a banding, they should make sure that their schedule for the ensuing 3 to 5 days
is flexible so that they can take time off if they need to, are not planning to travel,
hosting their daughter’s wedding, etc.  We recommend patients take extra strength
Tylenol regularly for a couple of days after a banding to keep ahead of discomfort.
We advise that they do not take Aspirin or Advil (or any ibuprofen) as that will
increase their risk of bleeding when the band cuts through.  Exercise should be kept
to a minimum for 5 days or so to further minimize possible bleeding.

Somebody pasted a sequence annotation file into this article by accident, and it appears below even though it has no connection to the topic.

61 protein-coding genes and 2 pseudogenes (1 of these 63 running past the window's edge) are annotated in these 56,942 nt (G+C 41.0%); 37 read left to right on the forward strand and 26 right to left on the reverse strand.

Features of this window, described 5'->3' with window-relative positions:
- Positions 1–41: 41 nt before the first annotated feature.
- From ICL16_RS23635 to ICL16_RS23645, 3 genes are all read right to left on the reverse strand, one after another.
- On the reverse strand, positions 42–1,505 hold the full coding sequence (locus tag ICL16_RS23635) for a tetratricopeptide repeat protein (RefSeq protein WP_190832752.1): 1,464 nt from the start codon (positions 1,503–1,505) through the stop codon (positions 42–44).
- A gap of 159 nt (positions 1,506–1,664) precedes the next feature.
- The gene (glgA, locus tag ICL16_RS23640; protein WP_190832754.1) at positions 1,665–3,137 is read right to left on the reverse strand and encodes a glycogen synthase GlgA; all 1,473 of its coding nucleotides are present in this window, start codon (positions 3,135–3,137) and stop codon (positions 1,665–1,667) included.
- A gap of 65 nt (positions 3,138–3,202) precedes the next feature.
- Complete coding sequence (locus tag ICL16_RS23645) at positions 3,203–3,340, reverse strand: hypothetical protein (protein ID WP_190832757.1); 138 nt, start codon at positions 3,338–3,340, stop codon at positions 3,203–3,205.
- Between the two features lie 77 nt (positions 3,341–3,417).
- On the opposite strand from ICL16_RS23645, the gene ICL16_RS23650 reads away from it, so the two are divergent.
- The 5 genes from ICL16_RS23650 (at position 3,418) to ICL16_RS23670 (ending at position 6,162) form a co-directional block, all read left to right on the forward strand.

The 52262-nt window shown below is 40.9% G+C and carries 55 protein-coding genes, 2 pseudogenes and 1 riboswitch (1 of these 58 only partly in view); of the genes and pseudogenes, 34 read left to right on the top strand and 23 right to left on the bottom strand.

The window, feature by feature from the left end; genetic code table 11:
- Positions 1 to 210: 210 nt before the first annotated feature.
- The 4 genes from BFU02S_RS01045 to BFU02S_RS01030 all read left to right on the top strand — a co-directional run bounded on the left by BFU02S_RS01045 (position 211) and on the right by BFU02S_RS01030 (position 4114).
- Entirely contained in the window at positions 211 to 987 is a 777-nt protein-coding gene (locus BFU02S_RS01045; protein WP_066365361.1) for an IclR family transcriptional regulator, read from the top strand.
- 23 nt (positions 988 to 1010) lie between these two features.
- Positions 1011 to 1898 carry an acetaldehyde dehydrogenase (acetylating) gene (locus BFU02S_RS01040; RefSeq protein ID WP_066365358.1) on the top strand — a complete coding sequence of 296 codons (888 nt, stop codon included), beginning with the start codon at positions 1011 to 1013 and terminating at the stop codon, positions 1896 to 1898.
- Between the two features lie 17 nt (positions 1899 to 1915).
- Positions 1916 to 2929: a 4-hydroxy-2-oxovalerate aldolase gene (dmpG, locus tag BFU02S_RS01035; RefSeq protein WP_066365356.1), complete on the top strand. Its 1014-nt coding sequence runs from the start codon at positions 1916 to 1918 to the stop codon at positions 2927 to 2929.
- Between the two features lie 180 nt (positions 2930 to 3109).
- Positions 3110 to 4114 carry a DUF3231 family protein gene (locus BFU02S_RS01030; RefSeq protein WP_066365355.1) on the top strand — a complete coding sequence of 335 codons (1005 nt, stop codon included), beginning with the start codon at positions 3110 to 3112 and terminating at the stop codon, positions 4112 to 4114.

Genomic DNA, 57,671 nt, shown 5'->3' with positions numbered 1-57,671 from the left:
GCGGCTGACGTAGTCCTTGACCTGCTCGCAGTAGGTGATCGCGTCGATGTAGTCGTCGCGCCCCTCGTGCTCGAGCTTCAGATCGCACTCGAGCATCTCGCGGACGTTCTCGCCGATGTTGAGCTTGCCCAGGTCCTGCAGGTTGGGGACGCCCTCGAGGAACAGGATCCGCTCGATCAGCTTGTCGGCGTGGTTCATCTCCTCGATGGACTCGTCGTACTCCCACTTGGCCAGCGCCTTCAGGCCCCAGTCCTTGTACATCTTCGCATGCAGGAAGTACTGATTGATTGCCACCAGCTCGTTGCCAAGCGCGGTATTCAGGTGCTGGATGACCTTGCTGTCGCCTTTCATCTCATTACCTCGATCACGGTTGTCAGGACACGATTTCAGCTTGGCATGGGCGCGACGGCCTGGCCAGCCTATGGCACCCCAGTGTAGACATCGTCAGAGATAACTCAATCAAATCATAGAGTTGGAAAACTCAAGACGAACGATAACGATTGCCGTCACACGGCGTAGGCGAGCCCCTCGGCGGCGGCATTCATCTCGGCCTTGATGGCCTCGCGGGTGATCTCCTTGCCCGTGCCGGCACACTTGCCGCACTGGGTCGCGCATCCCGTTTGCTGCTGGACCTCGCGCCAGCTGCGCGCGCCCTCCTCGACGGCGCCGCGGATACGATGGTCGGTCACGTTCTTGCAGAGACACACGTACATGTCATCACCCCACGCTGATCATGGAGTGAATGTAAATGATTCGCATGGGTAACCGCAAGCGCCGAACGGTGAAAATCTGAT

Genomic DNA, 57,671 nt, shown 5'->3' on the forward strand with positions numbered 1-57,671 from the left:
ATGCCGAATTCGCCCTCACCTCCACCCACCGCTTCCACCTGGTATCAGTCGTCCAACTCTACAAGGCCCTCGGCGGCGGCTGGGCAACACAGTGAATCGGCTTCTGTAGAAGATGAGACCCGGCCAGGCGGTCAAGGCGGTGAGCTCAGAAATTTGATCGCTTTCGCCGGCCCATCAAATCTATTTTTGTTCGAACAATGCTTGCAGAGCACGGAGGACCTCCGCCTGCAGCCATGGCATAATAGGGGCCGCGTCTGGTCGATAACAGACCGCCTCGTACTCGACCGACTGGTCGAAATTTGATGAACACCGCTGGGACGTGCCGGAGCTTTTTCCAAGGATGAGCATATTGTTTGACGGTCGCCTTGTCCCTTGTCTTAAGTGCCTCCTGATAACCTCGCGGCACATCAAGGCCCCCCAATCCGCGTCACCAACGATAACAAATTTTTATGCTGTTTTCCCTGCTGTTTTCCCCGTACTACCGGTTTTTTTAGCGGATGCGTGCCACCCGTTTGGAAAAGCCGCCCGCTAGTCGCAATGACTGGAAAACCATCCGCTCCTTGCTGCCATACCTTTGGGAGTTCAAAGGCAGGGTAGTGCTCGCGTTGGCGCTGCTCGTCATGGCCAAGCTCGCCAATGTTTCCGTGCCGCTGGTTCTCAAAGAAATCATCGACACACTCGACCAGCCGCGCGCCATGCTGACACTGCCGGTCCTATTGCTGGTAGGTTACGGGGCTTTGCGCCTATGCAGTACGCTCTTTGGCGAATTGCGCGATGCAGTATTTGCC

Bleeding is a known compilation of elastic banding for hemorrhoids.  It is usually
mild, occurring on the 3 or 4th day.  But, in about 1 in 500 cases, it can be severe
enough to warrant a trip to the hospital emergency room.  Very rarely (1 in 1500
cases), a patient may need to be dealt with in the operating room if bleeding is
excessive.

Even if a patient has prolapsing hemorrhoids that look like they would benefit from
banding, the procedure is not for everyone.  Patients who are on blood thinners
or who are elderly and frail are not suitable for this procedure.  Suitability is
determined on a case-by-case basis by the Pezim Clinic surgeon.

A special note on banding for rectal bleeding:
Elastic banding can be very useful for hemorrhoids that are bleeding.  Basically, it